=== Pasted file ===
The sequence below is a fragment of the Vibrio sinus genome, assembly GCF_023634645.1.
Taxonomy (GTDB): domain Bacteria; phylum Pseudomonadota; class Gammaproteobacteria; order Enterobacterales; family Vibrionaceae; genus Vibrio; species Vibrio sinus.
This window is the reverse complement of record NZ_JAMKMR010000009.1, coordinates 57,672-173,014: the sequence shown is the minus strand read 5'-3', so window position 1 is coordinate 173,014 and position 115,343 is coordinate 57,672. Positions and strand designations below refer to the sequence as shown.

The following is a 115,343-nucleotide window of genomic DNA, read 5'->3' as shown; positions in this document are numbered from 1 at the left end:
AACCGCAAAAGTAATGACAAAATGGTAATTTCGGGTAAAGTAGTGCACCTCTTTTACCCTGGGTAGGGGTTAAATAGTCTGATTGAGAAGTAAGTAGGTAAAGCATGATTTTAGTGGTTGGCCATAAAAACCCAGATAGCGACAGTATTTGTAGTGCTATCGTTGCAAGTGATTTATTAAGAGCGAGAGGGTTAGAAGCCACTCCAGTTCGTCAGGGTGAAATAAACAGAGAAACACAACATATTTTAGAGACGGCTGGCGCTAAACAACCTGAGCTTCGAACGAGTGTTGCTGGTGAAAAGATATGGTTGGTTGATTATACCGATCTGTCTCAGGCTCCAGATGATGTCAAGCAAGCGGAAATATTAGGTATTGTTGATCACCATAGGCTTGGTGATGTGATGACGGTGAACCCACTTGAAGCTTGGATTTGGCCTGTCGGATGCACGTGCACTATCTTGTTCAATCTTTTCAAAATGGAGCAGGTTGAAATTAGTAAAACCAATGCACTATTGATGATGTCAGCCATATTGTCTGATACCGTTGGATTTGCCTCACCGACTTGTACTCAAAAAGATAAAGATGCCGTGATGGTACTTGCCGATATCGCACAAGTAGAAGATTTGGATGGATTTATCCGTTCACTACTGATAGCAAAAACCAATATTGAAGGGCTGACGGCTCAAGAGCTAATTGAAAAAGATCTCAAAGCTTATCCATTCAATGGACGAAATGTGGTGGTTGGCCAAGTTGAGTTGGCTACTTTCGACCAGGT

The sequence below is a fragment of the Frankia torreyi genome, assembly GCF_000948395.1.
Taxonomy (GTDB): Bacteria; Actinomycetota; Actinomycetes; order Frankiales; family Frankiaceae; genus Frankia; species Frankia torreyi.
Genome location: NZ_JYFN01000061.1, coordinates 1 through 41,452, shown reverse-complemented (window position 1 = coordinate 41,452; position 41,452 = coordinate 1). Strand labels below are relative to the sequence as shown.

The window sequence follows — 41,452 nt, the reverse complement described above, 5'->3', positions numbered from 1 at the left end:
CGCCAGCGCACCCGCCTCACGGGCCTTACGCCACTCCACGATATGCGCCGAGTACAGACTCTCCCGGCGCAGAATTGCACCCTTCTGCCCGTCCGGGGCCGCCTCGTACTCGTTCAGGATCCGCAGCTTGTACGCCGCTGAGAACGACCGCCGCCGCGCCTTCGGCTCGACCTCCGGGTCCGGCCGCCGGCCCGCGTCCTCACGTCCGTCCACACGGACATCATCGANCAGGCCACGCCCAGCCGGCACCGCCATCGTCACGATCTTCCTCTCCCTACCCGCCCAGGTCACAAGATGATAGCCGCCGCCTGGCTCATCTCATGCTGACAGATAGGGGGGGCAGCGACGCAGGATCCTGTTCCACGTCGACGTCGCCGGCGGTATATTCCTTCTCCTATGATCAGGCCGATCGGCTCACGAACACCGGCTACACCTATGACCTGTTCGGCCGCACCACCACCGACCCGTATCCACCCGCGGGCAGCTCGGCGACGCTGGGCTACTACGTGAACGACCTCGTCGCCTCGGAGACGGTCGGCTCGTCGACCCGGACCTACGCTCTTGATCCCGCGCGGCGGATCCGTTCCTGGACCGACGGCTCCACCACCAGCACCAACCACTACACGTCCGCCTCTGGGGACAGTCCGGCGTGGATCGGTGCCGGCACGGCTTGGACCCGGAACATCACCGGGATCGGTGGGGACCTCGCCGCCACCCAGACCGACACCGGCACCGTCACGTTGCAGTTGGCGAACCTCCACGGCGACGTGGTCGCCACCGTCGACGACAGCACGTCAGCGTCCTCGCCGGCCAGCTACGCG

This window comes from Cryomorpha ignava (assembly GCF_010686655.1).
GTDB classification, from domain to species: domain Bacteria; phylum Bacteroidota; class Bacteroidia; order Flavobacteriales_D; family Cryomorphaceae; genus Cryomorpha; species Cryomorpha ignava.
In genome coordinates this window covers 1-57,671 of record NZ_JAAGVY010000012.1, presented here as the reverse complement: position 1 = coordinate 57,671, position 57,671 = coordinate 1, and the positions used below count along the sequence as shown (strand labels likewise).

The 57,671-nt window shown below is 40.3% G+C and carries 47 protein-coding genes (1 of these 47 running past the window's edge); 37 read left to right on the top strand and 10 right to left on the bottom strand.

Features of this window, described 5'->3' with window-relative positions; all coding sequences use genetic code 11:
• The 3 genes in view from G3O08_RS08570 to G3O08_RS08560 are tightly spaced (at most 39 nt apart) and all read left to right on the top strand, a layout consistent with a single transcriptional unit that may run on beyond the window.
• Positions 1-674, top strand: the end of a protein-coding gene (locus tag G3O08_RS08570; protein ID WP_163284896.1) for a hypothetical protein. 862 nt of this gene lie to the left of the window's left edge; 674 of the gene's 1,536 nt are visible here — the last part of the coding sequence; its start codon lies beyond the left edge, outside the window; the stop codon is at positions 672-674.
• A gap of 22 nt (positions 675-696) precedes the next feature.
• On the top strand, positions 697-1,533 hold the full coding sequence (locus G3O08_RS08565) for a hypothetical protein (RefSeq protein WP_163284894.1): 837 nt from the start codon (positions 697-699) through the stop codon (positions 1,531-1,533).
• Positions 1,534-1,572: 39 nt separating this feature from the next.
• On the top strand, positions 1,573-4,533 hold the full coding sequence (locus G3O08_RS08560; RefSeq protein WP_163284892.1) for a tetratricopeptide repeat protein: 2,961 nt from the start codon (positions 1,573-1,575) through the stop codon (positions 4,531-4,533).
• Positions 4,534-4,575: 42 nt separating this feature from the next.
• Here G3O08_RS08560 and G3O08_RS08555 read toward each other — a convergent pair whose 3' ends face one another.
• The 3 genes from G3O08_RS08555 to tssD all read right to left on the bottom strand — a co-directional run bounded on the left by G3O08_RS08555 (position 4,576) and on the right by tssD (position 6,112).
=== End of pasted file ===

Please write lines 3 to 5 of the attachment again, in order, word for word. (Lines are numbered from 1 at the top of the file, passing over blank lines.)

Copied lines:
This window is the reverse complement of record NZ_JAMKMR010000009.1, coordinates 57,672-173,014: the sequence shown is the minus strand read 5'-3', so window position 1 is coordinate 173,014 and position 115,343 is coordinate 57,672. Positions and strand designations below refer to the sequence as shown.

The following is a 115,343-nucleotide window of genomic DNA, read 5'->3' as shown; positions in this document are numbered from 1 at the left end:
AACCGCAAAAGTAATGACAAAATGGTAATTTCGGGTAAAGTAGTGCACCTCTTTTACCCTGGGTAGGGGTTAAATAGTCTGATTGAGAAGTAAGTAGGTAAAGCATGATTTTAGTGGTTGGCCATAAAAACCCAGATAGCGACAGTATTTGTAGTGCTATCGTTGCAAGTGATTTATTAAGAGCGAGAGGGTTAGAAGCCACTCCAGTTCGTCAGGGTGAAATAAACAGAGAAACACAACATATTTTAGAGACGGCTGGCGCTAAACAACCTGAGCTTCGAACGAGTGTTGCTGGTGAAAAGATATGGTTGGTTGATTATACCGATCTGTCTCAGGCTCCAGATGATGTCAAGCAAGCGGAAATATTAGGTATTGTTGATCACCATAGGCTTGGTGATGTGATGACGGTGAACCCACTTGAAGCTTGGATTTGGCCTGTCGGATGCACGTGCACTATCTTGTTCAATCTTTTCAAAATGGAGCAGGTTGAAATTAGTAAAACCAATGCACTATTGATGATGTCAGCCATATTGTCTGATACCGTTGGATTTGCCTCACCGACTTGTACTCAAAAAGATAAAGATGCCGTGATGGTACTTGCCGATATCGCACAAGTAGAAGATTTGGATGGATTTATCCGTTCACTACTGATAGCAAAAACCAATATTGAAGGGCTGACGGCTCAAGAGCTAATTGAAAAAGATCTCAAAGCTTATCCATTCAATGGACGAAATGTGGTGGTTGGCCAAGTTGAGTTGGCTACTTTCGACCAGGT